Duke Energy says outside engineers will finish assessing its coal ash ponds, following a February spill into the Dan River, by May 31.
In a statement Wednesday that largely repeats what CEO Lynn Good wrote Gov. Pat McCrory on March 12, Duke said it will take a “disciplined, fact-based approach to evaluating long-term solutions for ash basins.”
Duke has said it will remove ash from ponds at its retired Dan River plant and the Riverbend power plant near Charlotte. It will continue moving ash from its Asheville plant to that city’s airport and accelerate closing the ponds at its Sutton plant in Wilmington.
State environment Secretary John Skvarla has called that plan, outlined by Good earlier in the month, as inadequate for its lack of detail. McCrory has said the state wants Duke to move its ash away from water supplies like Charlotte’s Mountain Island Lake.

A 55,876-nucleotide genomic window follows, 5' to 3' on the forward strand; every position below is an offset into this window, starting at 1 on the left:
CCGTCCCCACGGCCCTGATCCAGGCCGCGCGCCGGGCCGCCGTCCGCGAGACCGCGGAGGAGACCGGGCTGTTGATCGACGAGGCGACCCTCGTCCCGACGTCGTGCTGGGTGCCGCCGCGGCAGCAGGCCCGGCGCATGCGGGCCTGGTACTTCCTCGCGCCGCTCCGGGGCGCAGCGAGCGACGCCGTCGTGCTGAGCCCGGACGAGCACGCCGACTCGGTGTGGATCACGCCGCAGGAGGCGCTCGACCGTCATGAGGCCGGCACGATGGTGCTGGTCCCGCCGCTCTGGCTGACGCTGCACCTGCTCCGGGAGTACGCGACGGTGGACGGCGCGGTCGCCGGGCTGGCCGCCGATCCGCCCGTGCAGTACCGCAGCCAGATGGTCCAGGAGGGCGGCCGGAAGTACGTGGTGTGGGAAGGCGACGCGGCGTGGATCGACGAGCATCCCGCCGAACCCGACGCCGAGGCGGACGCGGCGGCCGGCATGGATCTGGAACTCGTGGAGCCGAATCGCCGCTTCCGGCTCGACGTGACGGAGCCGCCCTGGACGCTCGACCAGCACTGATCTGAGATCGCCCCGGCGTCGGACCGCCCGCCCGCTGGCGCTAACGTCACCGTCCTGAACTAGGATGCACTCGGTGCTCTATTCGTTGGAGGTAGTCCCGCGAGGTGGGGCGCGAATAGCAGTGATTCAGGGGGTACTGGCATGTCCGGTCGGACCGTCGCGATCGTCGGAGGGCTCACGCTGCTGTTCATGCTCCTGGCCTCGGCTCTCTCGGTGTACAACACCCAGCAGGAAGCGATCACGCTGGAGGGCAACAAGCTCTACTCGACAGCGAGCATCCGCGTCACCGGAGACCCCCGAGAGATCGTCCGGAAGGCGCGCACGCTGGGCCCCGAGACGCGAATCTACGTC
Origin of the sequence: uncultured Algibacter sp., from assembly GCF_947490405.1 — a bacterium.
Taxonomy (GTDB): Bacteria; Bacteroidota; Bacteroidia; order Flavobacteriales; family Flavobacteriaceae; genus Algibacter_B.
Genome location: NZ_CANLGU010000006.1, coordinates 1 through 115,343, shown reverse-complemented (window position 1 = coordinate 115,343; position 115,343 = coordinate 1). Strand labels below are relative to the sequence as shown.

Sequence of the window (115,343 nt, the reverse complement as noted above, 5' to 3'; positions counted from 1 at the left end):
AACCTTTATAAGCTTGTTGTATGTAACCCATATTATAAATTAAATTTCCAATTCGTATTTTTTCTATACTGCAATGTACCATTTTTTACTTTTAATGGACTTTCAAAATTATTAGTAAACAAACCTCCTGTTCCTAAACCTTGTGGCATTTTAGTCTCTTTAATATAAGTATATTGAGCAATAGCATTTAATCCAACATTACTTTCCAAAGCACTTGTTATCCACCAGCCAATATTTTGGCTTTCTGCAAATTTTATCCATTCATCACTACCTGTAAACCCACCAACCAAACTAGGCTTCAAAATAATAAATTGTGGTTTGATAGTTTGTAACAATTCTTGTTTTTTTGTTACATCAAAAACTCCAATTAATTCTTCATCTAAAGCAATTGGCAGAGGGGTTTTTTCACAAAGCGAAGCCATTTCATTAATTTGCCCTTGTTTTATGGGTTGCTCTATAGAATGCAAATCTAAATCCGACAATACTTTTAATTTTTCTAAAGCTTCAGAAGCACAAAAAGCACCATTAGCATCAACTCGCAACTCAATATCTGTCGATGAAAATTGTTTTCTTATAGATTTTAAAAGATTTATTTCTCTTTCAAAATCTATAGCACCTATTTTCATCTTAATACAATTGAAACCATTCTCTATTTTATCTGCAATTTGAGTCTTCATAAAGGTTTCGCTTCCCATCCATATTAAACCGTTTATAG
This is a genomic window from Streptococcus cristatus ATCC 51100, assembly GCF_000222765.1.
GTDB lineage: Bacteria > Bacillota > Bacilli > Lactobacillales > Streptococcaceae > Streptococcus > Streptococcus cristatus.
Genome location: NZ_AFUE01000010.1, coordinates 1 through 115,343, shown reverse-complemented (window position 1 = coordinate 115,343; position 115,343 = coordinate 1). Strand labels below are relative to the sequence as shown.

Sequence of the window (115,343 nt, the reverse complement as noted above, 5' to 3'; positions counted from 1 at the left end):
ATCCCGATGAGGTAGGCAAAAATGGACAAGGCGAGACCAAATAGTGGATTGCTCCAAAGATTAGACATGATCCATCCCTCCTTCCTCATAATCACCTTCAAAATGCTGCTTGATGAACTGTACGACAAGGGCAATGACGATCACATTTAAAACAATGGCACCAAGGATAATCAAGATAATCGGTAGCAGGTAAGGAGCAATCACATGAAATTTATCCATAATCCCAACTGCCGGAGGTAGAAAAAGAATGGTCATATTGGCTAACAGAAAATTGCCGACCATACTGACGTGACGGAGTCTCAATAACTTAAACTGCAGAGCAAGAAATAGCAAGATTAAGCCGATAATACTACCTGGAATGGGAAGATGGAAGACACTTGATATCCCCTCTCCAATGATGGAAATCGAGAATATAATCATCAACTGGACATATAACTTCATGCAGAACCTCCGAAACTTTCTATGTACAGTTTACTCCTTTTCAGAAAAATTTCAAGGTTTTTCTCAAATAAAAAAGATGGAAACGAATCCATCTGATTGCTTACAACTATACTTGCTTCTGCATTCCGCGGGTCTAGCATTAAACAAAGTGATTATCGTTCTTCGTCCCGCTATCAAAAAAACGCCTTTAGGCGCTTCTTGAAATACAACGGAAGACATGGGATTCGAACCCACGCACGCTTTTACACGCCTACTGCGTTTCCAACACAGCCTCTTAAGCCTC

Apart from adding the May 31 time frame for assessing its ponds, Duke added few new specifics Wednesday.
Duke said it has started engineering work, to be finished by year’s end, on a “broad range of potential options” for remaining ash ponds. The company has 33 ponds at 14 active or retired power plants in North Carolina.
Duke apparently is no longer considering closing some power plants as part of its response to growing regulatory and political pressure.
Good’s letter to McCrory had said Duke would convert three coal-burning units, at its Cliffside and Asheville plants, to dry fly ash or retire the units. Wednesday’s statement makes no mention of retiring the plants.
In a full-page ad in Sunday’s Observer, Good said Duke cares “deeply about getting this right.”